From 6 months ago, this rare summer Alpenglow twilight silhouetted this Angus Mother. Summer Alpenglow isn’t too common. This effect is due to atmospheric Ice acting as a projector screen. The projector is only capable of illuminating the ice with hard to stop red light. Dust and Ice in the atmosphere filter out all other colors but the red frequencies. All between the sun and the camera. In the real world, the horizon rises to cover the sun. Being down a while, a lot of air is between my lens/the projector screen here. The decimated shorter wavelengths are not available to refract off the suspended atmospheric ice for my cameras to harvest. They are after all, only photon gathering devices 📷
How could you tell this is a summer Alpenglow versus a winter alpenglow? Well all the flies buzzing around this poor gal sort of give it away.👀😜. I haven’t seen insects in a few months except for down in my greenhouse. We are pretty deep into winter currently here in Wyotana. Flies are a perpetual summer plague for cattle around the world. It’s a good thing the cattle are there as those flies could all be coming after us lololol.
Sneaking up on Western Painted Turtles Sunning is a matter of patience and position. If they see you, they will dive. I don’t care how far away you are. They consider humans dangerous. So, a proper lens (800mm), a nice warm summer day when I had a few spare minutes and a couple of sleepy turtles.
The really funny thing about the fly on the turtles shell, it that there are actually 2 flies there. They need to go rent a room. I think there are a few by the hour down in Gillette. 😂😂
Taken from 15 feet away, I was blending into the background motion of a pretty windy day. Tree Branches moving, lots of tall grass swaying in the wind. . I’m peaking my well camo’d head over a bank VERY slowly. They didn’t sense my presence for some time. I worked them for at least 5 minutes pretty much circling them on one side. You really have to move slowly though. First time you sneeze, your done lolol. I attribute my stealth to the moving limbs and trees all behind me masking my motion. Admittedly, I was moving very slowly.
These guys make lifelong pets with some living 50 years in captivity. Pet shops sell Western Painted turtle domestically raised babies. I’m sure many thousands have been released back into the wild. Soon after the novelty wore off, many have landed in the woods or a local pond lolol.
This is the third image I finished from this photo session with a Gold Tachnid Fly. Tachnid Flies as a group are wonderful things to have in your garden. They kill major insect pests that destroy our crops. Kind of a big fly, really bristly and quite a vivid appearance highlights this Tachnid Fly Gardeners Friend #3.. This capture is by far the best of 3 in the series technically. Also artistically really from this time line of finished images. The Asters were post frost pollen providers here.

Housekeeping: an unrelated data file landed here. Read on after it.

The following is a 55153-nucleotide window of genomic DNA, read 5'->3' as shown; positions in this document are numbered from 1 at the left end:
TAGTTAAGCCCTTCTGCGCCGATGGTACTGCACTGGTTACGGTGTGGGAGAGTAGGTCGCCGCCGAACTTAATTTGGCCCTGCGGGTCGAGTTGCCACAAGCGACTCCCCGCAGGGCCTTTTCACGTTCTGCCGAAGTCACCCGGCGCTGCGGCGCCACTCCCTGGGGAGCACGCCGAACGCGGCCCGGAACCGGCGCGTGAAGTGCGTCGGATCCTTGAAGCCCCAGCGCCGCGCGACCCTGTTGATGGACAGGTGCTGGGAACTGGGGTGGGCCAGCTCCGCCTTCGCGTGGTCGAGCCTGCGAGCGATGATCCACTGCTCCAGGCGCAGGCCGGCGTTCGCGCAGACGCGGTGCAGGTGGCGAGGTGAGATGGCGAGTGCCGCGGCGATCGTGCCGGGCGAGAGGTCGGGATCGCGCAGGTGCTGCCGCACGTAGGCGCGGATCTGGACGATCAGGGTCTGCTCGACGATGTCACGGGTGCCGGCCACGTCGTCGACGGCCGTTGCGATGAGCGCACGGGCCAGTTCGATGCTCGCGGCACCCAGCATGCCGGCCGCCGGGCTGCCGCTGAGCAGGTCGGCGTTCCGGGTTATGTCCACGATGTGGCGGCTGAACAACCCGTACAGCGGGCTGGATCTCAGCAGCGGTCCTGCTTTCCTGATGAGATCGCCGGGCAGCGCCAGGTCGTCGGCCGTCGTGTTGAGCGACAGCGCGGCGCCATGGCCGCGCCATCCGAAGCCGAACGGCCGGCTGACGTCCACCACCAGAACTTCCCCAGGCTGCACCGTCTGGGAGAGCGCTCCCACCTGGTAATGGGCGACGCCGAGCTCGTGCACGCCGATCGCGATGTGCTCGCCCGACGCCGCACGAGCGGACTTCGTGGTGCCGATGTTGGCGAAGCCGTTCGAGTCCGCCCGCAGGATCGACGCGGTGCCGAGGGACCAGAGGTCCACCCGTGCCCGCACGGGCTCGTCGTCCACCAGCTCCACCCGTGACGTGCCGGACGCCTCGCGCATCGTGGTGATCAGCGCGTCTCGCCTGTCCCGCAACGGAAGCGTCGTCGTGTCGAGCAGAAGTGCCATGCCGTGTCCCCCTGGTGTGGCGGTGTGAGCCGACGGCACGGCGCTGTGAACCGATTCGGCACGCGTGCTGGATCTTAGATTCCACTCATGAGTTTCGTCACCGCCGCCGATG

In an unusual manner, SOME species of Tachnids actually have their eggs develop in their bodies. Thus giving birth to live larva which they deposit readily in caterpillars and other crop eating insects. As a group they do a tremendous service to us in general. The adulst are around your garden to drink nectar through that have their ulterior motive for visiting your garden. They inject their larva (or just eggs under the skin so the larvae will slowly digest the host bug. Killing the host as it develops. (more on this later).
Sounds like an early Japanese Horror Film. Some species of Tachnids lay a live larva on a leaf and it will crawl around looking for a host to burrow into. Then it will eat and digest it slowly from the inside out. The larvae (of course) start on the least important parts of their host to keep it alive longer. Kind of like Cow birds and Cuckoos laying their eggs in another nest.
But these guys have the added feature of killing the host. Classy Lifestyle if I may say so. . Parasitic reproduction for sure but these are not animal carrion flies that carry disease about. As I’ve said, they are our friend. Good thing they only pick on other bugs that tend to eat our crops. The eat nectar, pollens and saps as an adult. This one is munching on pollen from the surviving asters after the first heavy frost. Not much else to eat out there.
The lens I used for this is a little odd being about 2 feet long. It is only an inch in diameter. It has LED lights at the end around the lens. They tend to be a bit yellow in general but yellow plus gold is vivid. . Being “Ultra macro” with a very deep focal field is rare. Getting the fly and mostly the flower in focus is an amazing performance . Even more so considering the “plus” size that these Flies are. He’s at least 1/2 inch long if not a tad larger. Getting this close to a fly feeding with a bright light….. Esier than without the bright light 🤔📸 or so I’ve noticed.
Here an Insect feeding frenzy around an apple fallen from it’s tree. Wasps and flies were swarming it. It was gone in a few hours. Not much goes to waste up here. Everything has something that eats it lol.
I get the Macro lens right around 12 inches away to get this kind of close up. I can get MUCH closer and zoom up on pretty face but the group was a busy place. Location: Bliss DInosaur Ranch, Wyoming/Montana borderlands.